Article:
Functional Labour Markets Revealed by Travel to Work data 1991 and 2001
Regional labour market analysis is ideally based on functional rather than administrative areas. Travel-to-work data obtained from the 1991 and 2001 Census are used to define a set of functional labour markets for New Zealand.
Comparison of the labour market catchments in 1991 and 2001 is undertaken to test the effectiveness of the statistical procedures and to examine the extent to which travel to work patterns have changed. The labour catchments are compiled from data amalgamated to Census area units. For the 2001 labour catchments, boundaries are calculated using both 1991 and 2001 area units. Maintaining constant spatial unit boundaries for 1991 and 2001 provides a test of the algorithm used to compile catchments. The 2001 catchments based on 2001 area units provides a basis for examining changes in travel to work patterns 1991-2001. A reduction in the number of labour market catchments from 140 to 106 or 104 occurs, depending on the area units used, but changes tend to preserve the broad structure of catchment boundaries identified in 1991.The overall stability in the identified catchments suggests that they provide a robust basis for regional analysis. Interpretation of the reduction in the number of areas is difficult because of data deficiencies associated with the 2001 Census. Allowing for the reduced reliability of the 2001 Census it appears that catchment boundaries are responding to expected changes in commuting patterns.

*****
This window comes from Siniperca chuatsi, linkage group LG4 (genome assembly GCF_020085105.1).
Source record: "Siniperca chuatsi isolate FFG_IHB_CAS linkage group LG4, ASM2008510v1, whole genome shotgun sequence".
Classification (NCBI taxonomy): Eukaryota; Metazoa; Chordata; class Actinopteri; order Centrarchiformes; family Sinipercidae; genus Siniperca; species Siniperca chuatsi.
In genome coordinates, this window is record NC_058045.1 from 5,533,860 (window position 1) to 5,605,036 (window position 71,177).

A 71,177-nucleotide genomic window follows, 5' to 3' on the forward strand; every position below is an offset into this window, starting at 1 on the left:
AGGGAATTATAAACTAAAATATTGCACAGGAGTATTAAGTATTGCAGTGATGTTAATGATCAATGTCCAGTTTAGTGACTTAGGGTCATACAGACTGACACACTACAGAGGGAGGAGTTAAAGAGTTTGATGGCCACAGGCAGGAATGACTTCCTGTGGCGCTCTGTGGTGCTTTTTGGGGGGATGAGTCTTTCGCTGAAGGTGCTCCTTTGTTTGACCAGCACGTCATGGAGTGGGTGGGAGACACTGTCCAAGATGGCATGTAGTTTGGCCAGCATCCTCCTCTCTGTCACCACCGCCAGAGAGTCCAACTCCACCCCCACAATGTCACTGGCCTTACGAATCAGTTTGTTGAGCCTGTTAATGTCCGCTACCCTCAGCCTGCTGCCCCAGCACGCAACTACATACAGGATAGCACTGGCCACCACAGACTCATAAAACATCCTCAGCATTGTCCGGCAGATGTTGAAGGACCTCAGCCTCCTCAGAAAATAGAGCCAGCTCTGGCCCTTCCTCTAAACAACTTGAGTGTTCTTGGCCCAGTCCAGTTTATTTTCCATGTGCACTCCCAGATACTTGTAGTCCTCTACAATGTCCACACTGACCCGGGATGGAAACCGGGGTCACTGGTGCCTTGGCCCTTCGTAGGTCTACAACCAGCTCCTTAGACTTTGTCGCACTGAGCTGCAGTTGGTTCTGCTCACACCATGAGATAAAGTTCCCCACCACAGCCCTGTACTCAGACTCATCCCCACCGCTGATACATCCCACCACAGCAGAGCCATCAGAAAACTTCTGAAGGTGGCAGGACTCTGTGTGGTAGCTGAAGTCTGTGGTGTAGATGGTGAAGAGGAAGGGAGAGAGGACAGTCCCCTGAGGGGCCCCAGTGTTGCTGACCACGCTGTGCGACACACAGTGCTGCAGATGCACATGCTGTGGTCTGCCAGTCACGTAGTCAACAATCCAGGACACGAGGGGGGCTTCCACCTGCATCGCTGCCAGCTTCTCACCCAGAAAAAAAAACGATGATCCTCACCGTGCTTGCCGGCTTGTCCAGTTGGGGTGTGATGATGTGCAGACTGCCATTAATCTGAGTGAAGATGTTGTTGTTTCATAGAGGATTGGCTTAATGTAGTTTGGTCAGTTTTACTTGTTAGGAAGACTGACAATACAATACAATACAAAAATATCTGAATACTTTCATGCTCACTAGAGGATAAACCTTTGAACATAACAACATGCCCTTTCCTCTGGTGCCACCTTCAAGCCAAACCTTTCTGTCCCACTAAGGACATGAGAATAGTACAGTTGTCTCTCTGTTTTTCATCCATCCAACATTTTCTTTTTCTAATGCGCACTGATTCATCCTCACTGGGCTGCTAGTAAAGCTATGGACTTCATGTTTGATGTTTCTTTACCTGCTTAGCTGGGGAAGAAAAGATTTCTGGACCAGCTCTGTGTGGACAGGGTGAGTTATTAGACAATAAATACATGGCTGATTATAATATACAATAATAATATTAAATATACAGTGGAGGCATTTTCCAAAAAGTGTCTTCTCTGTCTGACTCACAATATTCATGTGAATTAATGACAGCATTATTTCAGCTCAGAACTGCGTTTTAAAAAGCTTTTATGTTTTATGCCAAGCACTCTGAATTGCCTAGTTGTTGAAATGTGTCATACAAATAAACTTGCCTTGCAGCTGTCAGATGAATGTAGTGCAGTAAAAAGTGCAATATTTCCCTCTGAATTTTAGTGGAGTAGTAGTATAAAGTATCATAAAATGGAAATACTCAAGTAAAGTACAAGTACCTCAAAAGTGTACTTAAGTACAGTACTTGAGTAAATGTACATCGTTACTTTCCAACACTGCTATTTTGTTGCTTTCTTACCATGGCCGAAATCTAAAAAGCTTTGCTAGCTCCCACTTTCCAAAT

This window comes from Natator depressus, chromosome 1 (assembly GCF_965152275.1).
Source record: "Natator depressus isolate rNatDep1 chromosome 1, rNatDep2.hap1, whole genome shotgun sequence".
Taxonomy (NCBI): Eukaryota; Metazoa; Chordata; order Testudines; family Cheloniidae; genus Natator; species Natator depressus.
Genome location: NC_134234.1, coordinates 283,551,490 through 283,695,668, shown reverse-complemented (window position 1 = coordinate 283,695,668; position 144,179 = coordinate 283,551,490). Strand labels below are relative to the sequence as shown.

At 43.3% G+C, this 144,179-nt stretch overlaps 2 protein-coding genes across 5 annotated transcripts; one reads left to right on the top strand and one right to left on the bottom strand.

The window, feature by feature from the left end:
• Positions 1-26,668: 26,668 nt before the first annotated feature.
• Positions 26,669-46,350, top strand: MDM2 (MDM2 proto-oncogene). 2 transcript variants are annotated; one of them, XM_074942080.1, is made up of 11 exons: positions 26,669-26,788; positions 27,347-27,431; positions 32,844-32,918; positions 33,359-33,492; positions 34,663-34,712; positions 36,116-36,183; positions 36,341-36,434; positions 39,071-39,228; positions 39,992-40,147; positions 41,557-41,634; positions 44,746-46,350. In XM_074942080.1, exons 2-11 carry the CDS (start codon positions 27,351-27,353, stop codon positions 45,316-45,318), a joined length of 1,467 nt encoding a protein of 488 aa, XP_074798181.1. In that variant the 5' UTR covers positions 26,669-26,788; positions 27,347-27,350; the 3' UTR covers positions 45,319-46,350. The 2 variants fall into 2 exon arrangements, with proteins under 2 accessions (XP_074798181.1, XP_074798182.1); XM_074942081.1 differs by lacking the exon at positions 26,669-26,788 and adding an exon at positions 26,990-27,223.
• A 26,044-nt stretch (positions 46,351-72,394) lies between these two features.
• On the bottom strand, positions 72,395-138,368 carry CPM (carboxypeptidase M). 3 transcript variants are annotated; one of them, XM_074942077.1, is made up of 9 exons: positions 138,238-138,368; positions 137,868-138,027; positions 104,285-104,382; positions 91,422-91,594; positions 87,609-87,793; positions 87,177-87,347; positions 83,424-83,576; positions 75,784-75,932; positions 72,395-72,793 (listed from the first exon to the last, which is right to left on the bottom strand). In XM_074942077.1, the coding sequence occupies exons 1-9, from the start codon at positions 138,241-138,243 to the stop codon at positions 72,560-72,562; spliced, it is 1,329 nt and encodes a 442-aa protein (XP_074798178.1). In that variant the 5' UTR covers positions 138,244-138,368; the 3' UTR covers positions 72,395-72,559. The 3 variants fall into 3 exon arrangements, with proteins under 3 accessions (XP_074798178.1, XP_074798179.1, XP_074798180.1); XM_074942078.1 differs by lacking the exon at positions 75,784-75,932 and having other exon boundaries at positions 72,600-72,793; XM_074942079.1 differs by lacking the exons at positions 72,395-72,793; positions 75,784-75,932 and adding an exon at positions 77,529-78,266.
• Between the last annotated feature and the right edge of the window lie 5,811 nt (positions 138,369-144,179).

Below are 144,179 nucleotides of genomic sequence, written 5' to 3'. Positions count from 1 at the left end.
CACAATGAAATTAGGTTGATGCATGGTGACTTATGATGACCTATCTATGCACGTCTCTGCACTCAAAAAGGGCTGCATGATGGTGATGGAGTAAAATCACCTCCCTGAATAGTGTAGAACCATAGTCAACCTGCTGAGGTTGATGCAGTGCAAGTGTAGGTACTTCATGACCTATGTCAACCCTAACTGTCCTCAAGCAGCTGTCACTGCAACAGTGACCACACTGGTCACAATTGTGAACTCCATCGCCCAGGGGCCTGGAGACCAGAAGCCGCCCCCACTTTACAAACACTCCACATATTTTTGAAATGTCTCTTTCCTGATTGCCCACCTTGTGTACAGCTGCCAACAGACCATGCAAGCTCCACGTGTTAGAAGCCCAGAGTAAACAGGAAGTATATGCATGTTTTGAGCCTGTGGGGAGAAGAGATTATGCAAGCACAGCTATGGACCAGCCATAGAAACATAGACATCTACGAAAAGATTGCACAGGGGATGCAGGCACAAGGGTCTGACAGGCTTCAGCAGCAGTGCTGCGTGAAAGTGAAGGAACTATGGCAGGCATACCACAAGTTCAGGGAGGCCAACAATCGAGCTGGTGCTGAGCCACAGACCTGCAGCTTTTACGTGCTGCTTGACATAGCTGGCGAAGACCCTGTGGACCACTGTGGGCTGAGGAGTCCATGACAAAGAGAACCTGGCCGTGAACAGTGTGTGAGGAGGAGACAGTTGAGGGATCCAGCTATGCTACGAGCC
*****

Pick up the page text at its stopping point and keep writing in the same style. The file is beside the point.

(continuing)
Author: James O Newell and Martin Perry
All publications in subject category: Internal mobility (geographic)
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- Identifying Functional Labour Market Areas in New Zealand: A Reconnaissance Study using Travel-to-Work Data.
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- Scoping Regional Migration and its Interaction with Labour Markets in New Zealand
- Settlement Patterns and the Geographic Mobility of Recent Migrants to New Zealand